Saturday, March 22, 2008

Using Clone Digger

There's a new tool available for Python programmers: Clone Digger. While it has not been officially released, it is available from the svn repository. Clone Digger finds code duplications in a given project, and creates a fairly comprehensive report (html file). Seeing the duplications on a screen is a powerful motivation for refactoring.

Check it out!


Just to make it clear: I had nothing to do with this project; I just found out about it via the gsoc-python-mentors list.

Inspiration and persistence

While mindlessly wasting time instead of programming selectively reading the internet, I came across this gem by Seth Godin which I reproduce in its entirety:


Persistence isn't using the same tactics over and over. That's just annoying.

Persistence is having the same goal over and over.

That's it.

A wiser person would most likely leave it at that. However, this lead me thinking of my goals when it comes to programming which I thought I should write down if only to help me reflect upon them again at a later time. I can sum them up as follows:

  1. Do something that is fun but that gives me some sense of accomplishment rather than just wasting time.
  2. Find ways to make it easier for others to learn programming (in Python).
In doing so, I have found myself oscillating between two extremes:
  1. Trying to follow the "release early, release often" philosophy.
  2. Trying to get everything "just perfect" before releasing anything.
Trying to get things "just perfect" is something that can lead to procrastination and delays. As an example, rur-ple's version 1.0 release candidate 3 has not been updated since July 2007. The next version should be the final 1.0 ... but somehow, I am not happy with many details and I'd like to get everything right for 1.0. Too often I read about (usually commercial) software which is officially released and is considered by its users to be a Beta version. All open source programmers I have met have a sense of pride in their work that I share. So I postpone the final release and end up working on something else...

I went the other way with a little utility called lightning compiler (now at version 2.1), whose version 1.0 was released as a recipe in the online Python cookbook. Much of the rapid evolution of lightning compiler came from user feedback, as expected from the "release early, release often" philosophy. Yet, following the same philosophy generated relatively little feedback for rur-ple of for crunchy to date. I did get some feedback for rur-ple which has been used at an elementary school in Austria, at a high school and a university in the U.S., among others, but it has often been very indirect.

Still, I am persistent. Following Seth Godin's definition of persistence, my second goal written above can be described as finding a solution as to Why Johnny can't code. Or, as I have written elsewhere
My goal is to provide an introduction to programming which is as "smooth" as possible. We sometime hear the phrase "steep learning curve" to characterize some difficult to grasp concept. I think it is important to have as few "steep learning curves" as possible in the learning process. GvR [Guido van Robot] uses a slightly easier syntax than Python ... but at the expense of having a "step-like learning curve" when one wants to go from GvR's world to Python programming. Since Rur-ple uses Python, there is no transition to speak of.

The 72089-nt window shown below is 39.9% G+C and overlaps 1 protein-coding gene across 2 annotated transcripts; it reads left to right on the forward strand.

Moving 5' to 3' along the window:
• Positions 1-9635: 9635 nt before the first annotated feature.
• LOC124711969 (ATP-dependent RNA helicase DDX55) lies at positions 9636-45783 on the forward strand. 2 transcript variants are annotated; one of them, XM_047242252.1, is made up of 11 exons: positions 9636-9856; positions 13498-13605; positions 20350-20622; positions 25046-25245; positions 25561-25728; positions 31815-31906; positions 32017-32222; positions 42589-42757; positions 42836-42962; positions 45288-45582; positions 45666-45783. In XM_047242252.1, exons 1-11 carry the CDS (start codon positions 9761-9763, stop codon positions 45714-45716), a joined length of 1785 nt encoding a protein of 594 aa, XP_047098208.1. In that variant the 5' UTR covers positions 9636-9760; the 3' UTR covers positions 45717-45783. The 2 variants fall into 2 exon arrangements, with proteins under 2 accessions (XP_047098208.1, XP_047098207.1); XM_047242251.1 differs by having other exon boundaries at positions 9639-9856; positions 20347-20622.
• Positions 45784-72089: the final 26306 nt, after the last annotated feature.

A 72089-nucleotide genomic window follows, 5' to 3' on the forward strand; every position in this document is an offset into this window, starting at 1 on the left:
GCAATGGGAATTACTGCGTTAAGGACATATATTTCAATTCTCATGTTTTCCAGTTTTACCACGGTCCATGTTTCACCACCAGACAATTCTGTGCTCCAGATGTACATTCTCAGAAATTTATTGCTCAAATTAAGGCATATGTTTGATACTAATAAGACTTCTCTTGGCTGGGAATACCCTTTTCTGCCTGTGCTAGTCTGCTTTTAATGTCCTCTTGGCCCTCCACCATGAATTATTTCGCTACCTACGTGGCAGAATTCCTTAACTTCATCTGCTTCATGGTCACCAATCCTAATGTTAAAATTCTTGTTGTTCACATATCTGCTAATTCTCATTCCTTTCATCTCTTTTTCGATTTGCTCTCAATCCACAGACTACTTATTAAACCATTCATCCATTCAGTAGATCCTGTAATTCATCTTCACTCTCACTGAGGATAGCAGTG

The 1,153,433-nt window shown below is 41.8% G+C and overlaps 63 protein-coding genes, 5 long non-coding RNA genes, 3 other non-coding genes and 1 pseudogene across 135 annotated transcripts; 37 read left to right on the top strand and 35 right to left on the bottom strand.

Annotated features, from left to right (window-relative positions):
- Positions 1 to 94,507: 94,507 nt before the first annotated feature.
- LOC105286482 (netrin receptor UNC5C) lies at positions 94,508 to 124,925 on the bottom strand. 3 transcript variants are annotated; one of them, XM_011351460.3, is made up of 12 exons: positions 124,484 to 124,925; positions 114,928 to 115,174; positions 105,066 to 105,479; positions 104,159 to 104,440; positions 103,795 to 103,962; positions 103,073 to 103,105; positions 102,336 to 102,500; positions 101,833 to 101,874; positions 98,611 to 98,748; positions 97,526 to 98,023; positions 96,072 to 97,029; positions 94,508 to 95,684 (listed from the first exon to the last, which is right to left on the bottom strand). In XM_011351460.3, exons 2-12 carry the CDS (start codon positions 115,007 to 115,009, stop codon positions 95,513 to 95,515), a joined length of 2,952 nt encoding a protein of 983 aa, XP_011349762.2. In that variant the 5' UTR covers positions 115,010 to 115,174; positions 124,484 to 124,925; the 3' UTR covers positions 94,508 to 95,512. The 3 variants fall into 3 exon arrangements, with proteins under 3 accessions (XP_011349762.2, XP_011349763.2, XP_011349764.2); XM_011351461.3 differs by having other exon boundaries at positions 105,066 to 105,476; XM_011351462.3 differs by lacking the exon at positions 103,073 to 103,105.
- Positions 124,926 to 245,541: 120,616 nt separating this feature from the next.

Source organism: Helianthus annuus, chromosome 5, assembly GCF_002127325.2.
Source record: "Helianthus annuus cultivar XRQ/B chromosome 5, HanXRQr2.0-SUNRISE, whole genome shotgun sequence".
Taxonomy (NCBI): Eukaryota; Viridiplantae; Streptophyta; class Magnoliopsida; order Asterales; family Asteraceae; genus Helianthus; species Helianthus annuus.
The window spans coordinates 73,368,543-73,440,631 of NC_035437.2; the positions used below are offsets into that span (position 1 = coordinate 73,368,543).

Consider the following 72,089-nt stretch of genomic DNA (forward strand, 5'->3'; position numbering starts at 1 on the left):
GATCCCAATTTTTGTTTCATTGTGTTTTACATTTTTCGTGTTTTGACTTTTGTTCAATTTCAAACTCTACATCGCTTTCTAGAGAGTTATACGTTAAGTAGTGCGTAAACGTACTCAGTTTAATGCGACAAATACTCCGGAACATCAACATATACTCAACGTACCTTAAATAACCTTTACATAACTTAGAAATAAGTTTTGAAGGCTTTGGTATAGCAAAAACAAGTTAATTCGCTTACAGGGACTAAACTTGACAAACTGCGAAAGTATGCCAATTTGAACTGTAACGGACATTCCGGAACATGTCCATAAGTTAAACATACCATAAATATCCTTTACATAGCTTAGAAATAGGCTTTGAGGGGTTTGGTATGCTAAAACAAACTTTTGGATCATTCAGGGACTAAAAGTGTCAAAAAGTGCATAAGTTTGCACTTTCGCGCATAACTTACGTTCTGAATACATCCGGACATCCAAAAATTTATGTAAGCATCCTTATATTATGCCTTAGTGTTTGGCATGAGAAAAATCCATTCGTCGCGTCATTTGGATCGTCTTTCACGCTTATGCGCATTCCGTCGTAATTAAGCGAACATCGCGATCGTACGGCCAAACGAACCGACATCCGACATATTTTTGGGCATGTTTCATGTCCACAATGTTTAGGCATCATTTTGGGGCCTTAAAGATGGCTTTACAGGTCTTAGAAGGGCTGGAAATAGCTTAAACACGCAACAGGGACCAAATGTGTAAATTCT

Both rur-ple and Crunchy, and to a lesser extent lightning compiler (which has been incorporated within rur-ple) have been inspired by that goal.

However, sometimes I stray from that goal. For example, inspired by an earlier post on Georg Brand's remarkable Sphinx, Crunchy now includes a prototype for an automated documentation testing framework along the lines of sphinx.ext.doctest which was released yesterday. My intention is to update Crunchy's implementation so that it can be totally compatible with Sphinx's. And while I believe that this is a neat (and fun!) thing to include in Crunchy, it only very indirectly contribute to my overall goal and ends up delaying the 1.0 release for Crunchy.

Blogging too can be a distraction. However, it is my hope that it may generate a few comments that will contribute to inspire me to make Crunchy even more useful.

Success is the result of inspiration and persistence.

Friday, March 07, 2008

Crunchy: Pycon 2008 release

Crunchy is getting really close to a 1.0 version. To mark the Pycon 2008 event (that I won't be able to attend), I just did a new release (0.9.9). It has a few new goodies that I won't list here, leaving Johannes do the demonstration. As for me, I am heading down South for a vacation with my kids.

Note: the opening Crunchy page indicates that this is version - which is incorrect.

What is left to be done for version 1.0 is cleaning up the existing documentation (proofreading, proofreading, proofreading) and adding a few more pages to it. New features will have to wait until after 1.0.... unless we get feedback from Pycon attendees for "must have" features that we could implement quickly.

As far as I know, there are no bugs (famous last words). If you find any, please let us know.